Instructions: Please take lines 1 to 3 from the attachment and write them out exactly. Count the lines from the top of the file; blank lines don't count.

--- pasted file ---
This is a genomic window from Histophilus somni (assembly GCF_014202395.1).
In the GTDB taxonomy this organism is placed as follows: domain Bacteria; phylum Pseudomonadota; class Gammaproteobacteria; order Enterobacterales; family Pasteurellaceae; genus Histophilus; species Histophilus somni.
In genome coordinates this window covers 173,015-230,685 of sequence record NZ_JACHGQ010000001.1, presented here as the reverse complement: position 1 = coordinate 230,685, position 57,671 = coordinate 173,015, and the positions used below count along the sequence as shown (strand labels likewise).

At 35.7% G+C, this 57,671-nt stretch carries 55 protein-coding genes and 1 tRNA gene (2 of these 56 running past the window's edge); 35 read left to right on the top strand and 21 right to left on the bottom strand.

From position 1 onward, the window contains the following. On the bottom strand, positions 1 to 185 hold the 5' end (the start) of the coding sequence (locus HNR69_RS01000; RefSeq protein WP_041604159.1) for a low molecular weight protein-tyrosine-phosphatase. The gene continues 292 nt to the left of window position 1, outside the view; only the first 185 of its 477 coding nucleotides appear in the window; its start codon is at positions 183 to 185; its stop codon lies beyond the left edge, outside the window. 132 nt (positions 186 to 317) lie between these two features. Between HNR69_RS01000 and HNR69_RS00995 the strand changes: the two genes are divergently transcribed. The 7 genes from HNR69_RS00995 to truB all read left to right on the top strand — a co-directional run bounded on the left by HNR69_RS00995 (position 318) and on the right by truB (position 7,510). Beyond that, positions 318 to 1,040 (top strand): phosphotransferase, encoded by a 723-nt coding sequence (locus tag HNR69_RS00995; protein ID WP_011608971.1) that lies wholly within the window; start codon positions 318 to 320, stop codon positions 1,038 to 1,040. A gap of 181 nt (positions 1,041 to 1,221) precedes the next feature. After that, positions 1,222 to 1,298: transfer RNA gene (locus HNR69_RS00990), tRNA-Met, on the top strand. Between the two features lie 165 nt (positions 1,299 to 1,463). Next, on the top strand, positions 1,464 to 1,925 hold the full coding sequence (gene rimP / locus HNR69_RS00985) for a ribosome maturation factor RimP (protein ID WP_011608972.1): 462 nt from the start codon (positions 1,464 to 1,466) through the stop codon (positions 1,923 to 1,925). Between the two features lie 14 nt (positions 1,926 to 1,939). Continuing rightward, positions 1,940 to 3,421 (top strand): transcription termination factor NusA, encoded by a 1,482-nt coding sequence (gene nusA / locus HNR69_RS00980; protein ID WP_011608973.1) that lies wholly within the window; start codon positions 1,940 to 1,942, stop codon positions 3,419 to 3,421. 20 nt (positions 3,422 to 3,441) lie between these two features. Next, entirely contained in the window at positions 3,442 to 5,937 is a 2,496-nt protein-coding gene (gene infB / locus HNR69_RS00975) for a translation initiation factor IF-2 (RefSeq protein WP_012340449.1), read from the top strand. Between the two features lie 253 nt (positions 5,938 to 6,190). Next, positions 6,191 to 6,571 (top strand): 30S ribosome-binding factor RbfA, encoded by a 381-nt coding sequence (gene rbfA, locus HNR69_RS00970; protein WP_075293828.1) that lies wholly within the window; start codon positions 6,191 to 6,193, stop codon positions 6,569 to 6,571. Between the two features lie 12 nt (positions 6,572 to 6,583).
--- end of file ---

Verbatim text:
This is a genomic window from Histophilus somni (assembly GCF_014202395.1).
In the GTDB taxonomy this organism is placed as follows: domain Bacteria; phylum Pseudomonadota; class Gammaproteobacteria; order Enterobacterales; family Pasteurellaceae; genus Histophilus; species Histophilus somni.
In genome coordinates this window covers 173,015-230,685 of sequence record NZ_JACHGQ010000001.1, presented here as the reverse complement: position 1 = coordinate 230,685, position 57,671 = coordinate 173,015, and the positions used below count along the sequence as shown (strand labels likewise).